Ron Groulx, Sales Engineer, discusses the theory and reality of self-diagnosing and self-healing networks. Network performance monitoring has come a long way.
Imagine that you could deliver a brand new application to the business over a complex network without worrying about how well it is performing, or what impact it might have on existing apps that share the same network infrastructure. We’ve all heard of the concept of ‘self-healing networks’: that with today’s technology could easily manage to recover from a complete disconnect or outage by architecting intelligent device/link redundancies, as an example. But from a user’s perspective of ‘network performance’, it is entirely different and much more complicated, to say the least.
So back to the question: is it really possible for complex networks to automatically resolve performance problems and repair themselves? The key to making this possible is by clearly understanding how problems are identified on the network itself using the data on the wire. The challenge with today’s technology is there exists several different approaches to network performance problem isolation, each with their own unique visibility perspectives and disadvantages.
In the early days of computer networking, performance visibility was often obtained by collecting/polling traffic counters (MIBs) on network devices. This resulted in the development of a standard protocol, SNMP, which is still widely in use today, predominantly for infrastructure level (L1/L2) problem isolation. The disadvantage of SNMP is the lack of understanding of problems at the higher layers within the data payload (L3-L7). Most often network engineers could isolate a faulty interface or cable, or heavy utilized links and even basic network congestion. However, isolating network services and applications would require different tools to look deeper into the datagram.
The next step in the evolution began with Cisco’s Netflow technology. By the mid 2000s, it became a an IETF standard named IPFIX. The idea was to “push” flow information from network devices to a collector which originally consisted of the so-called 5-tuple:
This allowed better visibility than SNMP, in that you could now see L3/L4 usage statistics. However, several challenges emerged when trying to isolate performance issues from the application layers (L4/L7). Even when additional extensions are added to provide more visibility into the applications (Flexible NetFlow) the challenge becomes intensified when data volumes are pushed over the wire and dramatically increase the size of the collector(s). It can be like drinking from a fire hose in large Enterprise networks, and ultimately becomes very expensive and resource-intensive.
At this point, there remains three effective approaches to obtaining visibility in the network application layers:
Because it is important to understand the true nature of the network performance from the perspective of the End-user’s experience, gathering data from software agents installed on end-points can help rule out issues on the devices or servers involved in the transactions. From this perspective alone, however, there is little to no granularity on issues that originate in network itself, and furthermore, no way to find root cause end-to-end.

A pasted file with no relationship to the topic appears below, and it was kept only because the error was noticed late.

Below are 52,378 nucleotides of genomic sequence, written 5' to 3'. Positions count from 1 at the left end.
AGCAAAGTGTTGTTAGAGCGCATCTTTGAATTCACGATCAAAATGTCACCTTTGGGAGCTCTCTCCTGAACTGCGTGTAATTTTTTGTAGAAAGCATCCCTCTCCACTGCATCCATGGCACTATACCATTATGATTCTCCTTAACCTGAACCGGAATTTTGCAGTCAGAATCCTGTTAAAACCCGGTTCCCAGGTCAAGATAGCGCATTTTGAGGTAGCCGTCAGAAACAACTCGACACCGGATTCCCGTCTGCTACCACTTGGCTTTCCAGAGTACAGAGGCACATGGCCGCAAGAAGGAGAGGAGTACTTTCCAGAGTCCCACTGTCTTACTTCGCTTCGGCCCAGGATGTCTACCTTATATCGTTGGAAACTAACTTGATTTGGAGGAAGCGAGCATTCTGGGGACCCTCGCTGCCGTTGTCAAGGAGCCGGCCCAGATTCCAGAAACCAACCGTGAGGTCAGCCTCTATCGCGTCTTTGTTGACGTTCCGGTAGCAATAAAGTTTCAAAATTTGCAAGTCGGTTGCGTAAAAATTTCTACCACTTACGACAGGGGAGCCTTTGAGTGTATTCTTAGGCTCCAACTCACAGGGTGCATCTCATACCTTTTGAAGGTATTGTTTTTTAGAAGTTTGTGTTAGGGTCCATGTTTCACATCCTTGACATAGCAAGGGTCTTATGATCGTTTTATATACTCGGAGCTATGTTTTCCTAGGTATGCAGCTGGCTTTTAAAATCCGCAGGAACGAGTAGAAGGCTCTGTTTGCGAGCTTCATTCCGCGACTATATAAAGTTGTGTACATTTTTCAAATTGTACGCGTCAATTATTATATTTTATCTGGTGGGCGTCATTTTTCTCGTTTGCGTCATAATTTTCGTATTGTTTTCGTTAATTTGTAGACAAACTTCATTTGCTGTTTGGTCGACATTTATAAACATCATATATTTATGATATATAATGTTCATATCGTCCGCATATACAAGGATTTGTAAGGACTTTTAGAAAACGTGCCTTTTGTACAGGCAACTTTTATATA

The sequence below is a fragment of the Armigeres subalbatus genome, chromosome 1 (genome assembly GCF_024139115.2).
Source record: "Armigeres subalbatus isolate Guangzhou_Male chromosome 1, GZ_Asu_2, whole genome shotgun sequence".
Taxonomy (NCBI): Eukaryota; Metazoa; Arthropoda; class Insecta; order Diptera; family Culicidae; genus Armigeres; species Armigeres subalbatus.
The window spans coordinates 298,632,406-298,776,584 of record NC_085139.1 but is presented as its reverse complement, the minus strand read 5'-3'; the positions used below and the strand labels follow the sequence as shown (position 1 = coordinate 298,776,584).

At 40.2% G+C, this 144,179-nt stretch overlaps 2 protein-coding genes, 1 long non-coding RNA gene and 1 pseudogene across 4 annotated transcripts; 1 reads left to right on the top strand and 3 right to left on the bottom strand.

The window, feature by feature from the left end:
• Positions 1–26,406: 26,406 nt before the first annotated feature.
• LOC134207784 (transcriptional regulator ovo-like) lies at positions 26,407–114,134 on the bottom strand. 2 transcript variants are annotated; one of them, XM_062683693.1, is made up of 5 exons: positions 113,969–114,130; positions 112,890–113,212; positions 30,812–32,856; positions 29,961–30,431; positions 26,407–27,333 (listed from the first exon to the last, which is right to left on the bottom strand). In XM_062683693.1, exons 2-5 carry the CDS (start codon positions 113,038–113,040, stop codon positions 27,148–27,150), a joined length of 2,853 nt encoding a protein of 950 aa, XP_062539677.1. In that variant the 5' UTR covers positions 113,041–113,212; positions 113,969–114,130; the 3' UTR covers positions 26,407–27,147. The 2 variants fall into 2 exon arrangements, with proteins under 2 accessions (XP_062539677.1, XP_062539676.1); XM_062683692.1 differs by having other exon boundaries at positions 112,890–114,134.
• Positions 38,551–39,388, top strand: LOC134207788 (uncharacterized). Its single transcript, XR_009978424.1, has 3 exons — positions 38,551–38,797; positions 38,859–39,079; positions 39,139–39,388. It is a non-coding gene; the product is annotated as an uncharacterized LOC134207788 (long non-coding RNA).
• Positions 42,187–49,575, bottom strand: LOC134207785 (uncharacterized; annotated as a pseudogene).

Simulated data is great for provisioning measurements of capacity and planning performance within a set of transactions run at a given time. But for a true picture of network performance, we need to base our view on the actual transactions sent by the End-users for the entire duration, and have the ability to isolate issues caused by the network or the application.
This is where Wire Data fits in to complete the overall picture. By capturing a copy (passively using SPAN/TAPS) of packets on the wire, full visibility of network application performance can be obtained, provided the underlying solution is positioned properly to do so. Unlike the aforementioned approaches, wire data is not limited to a sub-set of information and has a full L2-L7 visibility. Legacy packet analysis solutions (a.k.a sniffers) underwent several challenges in the early days that limited their usefulness only to the most skilled network gurus, however, advancements in technology have made use of application based analytics to make wire data easily available to the business. High costs for data storage caused by increases in bandwidth and “capture-all” techniques have been replaced by tactical, analytic approaches to significantly reduce the cost of wire data solutions.
So again: is it really possible for complex networks to automatically resolve performance problems and repair themselves? We can still only say: maybe. In the end, with the advancement of wire data and complementary application (end-point) analytics working together in an ecosystem targeted to business level objectives, we are indeed step closer to the realization of automatic problem resolution and network performance repair.